Italian Word of the Day: Marito (husband)

A few months ago, we wrote an article about the word moglie (wife), so now it’s time to talk about the other half of the equation!

The word for husband in Italian is marito (masculine, plural: mariti). It comes from the Latin maritus which in turn is a derivative of mas / maris meaning male.

/maˈri.to/

Vi dichiaro marito e moglie. Ora può baciare la sposa.

I declare you husband and wife. Now you may kiss the bride.


Young couple kissing at wedding reception

The diminutive maritino (literally ‘little husband‘) may be used by a wife towards her husband as an affectionate term of endearment, much like the English word hubby. Marituccio on the other hand is derogatory.

Below are a few verbs you’ll frequently see used with marito:

  • avere marito* = to be married (lit. to have a husband)
  • prendere marito* = to get married (lit. to take a husband)
  • cercare marito* = to look for a husband
  • trovare marito* = to find a husband
  • amare il proprio marito = to love one’s husband
  • essere separata dal proprio marito = to be separated from one’s husband
  • perdere il proprio marito = to lose one’s husband

*Note: in the first four examples I omitted the indefinite article un that would normally precede the word (un marito) because these phrases can be used without it. It is correct to say cerco marito to communicate your desire to find a husband and get married, just like you can say cerco casa to say you’re looking for a house to buy or rent.

If you’d like to say that you’re marrying someone and want to state his name, you can say prendere per marito + the name of the person. For example: Prendo per marito Carlo / Prendo Carlo per marito (I’m marrying Carlo).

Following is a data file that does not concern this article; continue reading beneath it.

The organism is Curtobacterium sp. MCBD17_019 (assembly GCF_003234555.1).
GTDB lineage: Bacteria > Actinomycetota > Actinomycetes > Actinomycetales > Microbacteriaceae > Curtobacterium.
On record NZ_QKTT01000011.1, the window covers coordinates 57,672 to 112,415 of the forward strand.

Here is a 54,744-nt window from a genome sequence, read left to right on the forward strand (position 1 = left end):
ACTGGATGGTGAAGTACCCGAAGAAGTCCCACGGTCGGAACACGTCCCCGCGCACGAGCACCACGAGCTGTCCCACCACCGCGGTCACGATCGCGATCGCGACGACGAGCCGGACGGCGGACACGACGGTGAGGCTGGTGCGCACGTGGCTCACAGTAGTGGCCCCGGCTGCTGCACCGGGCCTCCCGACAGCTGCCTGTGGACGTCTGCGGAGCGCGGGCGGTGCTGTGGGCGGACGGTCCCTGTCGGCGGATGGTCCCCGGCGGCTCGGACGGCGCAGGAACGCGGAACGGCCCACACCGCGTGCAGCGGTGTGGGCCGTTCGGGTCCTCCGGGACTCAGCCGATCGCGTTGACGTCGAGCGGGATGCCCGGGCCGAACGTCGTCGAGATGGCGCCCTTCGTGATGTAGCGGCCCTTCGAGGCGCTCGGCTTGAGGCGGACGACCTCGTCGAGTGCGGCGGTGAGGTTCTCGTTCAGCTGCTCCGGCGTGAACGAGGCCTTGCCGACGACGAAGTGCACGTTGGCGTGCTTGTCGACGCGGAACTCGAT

Età da marito (lit: husband age) is the minimum age at which a woman is permitted by law to marry. Sometimes the expression da marito is used without età to describe a woman of marriageable age (e.g. una ragazza da marito = a marriageable girl).

husband and wife kissing outside their house
Ama molto suo marito. = She loves her husband very much.

When a woman has difficulty finding a husband, you might hear her described as not being able to find even uno straccio di marito (lit: a shred of a husband). It may also be used to describe a man who isn’t marriage material.

A causa del suo passato non è mai riuscita a trovare uno straccio di marito.

Due to her past she never had a hope in hell of finding a husband.


An extremely common saying in Italian is « Tra moglie e marito non mettere il dito » which literally means Do not put your finger between wife and husband. It means that one must not meddle in affairs of couples because it is impossible to know all the intimate details of their relationship.

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